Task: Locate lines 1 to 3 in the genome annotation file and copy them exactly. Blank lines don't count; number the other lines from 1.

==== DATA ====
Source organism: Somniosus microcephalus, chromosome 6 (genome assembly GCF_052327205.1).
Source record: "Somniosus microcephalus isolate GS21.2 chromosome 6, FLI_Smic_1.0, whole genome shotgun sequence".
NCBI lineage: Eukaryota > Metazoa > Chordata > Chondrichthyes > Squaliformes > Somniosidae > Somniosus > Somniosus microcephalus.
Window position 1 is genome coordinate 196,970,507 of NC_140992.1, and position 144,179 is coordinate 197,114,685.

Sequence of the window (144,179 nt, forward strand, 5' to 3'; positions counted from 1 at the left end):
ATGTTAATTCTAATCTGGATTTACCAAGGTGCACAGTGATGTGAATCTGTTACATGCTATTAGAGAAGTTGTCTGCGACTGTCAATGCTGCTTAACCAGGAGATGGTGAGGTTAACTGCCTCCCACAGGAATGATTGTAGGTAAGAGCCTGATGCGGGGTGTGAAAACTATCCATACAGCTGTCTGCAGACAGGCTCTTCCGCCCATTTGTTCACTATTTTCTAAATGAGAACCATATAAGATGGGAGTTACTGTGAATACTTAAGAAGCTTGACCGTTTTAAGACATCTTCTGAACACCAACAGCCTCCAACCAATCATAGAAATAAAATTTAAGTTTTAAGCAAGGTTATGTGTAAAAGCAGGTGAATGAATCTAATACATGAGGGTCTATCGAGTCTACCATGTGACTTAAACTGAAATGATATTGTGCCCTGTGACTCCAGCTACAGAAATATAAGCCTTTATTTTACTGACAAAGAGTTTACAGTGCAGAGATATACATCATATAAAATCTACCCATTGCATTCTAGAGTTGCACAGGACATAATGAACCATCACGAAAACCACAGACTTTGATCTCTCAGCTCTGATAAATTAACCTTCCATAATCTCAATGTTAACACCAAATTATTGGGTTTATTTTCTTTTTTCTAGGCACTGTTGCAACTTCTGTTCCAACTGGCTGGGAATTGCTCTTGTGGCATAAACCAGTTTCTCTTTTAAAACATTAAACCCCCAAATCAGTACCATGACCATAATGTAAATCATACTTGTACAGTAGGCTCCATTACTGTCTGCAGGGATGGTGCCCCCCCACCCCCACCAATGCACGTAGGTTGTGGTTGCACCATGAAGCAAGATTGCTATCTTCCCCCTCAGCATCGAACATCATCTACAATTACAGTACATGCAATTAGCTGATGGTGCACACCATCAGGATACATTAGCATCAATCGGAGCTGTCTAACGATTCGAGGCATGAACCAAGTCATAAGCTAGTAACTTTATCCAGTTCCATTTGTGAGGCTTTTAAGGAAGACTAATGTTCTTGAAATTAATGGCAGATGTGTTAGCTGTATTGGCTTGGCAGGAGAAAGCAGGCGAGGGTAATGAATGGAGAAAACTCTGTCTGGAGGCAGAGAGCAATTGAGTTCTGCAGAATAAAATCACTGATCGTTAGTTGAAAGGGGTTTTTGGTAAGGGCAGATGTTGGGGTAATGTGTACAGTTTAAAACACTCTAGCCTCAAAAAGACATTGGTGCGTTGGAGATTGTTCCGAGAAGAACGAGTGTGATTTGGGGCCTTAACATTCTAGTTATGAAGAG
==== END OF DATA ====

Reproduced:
Source organism: Somniosus microcephalus, chromosome 6 (genome assembly GCF_052327205.1).
Source record: "Somniosus microcephalus isolate GS21.2 chromosome 6, FLI_Smic_1.0, whole genome shotgun sequence".
NCBI lineage: Eukaryota > Metazoa > Chordata > Chondrichthyes > Squaliformes > Somniosidae > Somniosus > Somniosus microcephalus.